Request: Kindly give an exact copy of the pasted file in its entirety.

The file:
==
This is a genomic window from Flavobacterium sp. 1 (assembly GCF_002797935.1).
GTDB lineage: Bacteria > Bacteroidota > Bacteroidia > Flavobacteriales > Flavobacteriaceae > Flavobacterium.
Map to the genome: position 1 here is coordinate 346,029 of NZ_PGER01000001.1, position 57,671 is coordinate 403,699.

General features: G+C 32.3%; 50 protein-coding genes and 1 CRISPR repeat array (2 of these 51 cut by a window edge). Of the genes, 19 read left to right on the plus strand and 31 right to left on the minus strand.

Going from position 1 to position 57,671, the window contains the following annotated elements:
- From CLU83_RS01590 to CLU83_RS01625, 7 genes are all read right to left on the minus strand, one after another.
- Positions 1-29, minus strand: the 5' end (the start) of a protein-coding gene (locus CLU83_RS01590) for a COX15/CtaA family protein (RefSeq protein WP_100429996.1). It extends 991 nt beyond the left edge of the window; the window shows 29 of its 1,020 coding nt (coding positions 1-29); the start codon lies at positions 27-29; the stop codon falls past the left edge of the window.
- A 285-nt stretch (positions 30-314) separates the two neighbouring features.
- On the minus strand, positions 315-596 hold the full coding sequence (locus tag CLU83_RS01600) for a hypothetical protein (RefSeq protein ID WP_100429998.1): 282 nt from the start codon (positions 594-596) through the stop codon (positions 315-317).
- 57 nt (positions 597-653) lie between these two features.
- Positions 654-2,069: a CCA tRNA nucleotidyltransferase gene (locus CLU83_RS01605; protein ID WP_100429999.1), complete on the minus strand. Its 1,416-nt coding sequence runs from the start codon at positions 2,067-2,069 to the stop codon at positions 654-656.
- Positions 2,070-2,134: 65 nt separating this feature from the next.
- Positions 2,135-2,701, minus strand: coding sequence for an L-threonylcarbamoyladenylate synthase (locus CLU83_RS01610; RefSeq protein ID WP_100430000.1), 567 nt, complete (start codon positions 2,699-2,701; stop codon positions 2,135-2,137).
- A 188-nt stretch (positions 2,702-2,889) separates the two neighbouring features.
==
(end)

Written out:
This is a genomic window from Flavobacterium sp. 1 (assembly GCF_002797935.1).
GTDB lineage: Bacteria > Bacteroidota > Bacteroidia > Flavobacteriales > Flavobacteriaceae > Flavobacterium.
Map to the genome: position 1 here is coordinate 346,029 of NZ_PGER01000001.1, position 57,671 is coordinate 403,699.

General features: G+C 32.3%; 50 protein-coding genes and 1 CRISPR repeat array (2 of these 51 cut by a window edge). Of the genes, 19 read left to right on the plus strand and 31 right to left on the minus strand.

Going from position 1 to position 57,671, the window contains the following annotated elements:
- From CLU83_RS01590 to CLU83_RS01625, 7 genes are all read right to left on the minus strand, one after another.
- Positions 1-29, minus strand: the 5' end (the start) of a protein-coding gene (locus CLU83_RS01590) for a COX15/CtaA family protein (RefSeq protein WP_100429996.1). It extends 991 nt beyond the left edge of the window; the window shows 29 of its 1,020 coding nt (coding positions 1-29); the start codon lies at positions 27-29; the stop codon falls past the left edge of the window.
- A 285-nt stretch (positions 30-314) separates the two neighbouring features.
- On the minus strand, positions 315-596 hold the full coding sequence (locus tag CLU83_RS01600) for a hypothetical protein (RefSeq protein ID WP_100429998.1): 282 nt from the start codon (positions 594-596) through the stop codon (positions 315-317).
- 57 nt (positions 597-653) lie between these two features.
- Positions 654-2,069: a CCA tRNA nucleotidyltransferase gene (locus CLU83_RS01605; protein ID WP_100429999.1), complete on the minus strand. Its 1,416-nt coding sequence runs from the start codon at positions 2,067-2,069 to the stop codon at positions 654-656.
- Positions 2,070-2,134: 65 nt separating this feature from the next.
- Positions 2,135-2,701, minus strand: coding sequence for an L-threonylcarbamoyladenylate synthase (locus CLU83_RS01610; RefSeq protein ID WP_100430000.1), 567 nt, complete (start codon positions 2,699-2,701; stop codon positions 2,135-2,137).
- A 188-nt stretch (positions 2,702-2,889) separates the two neighbouring features.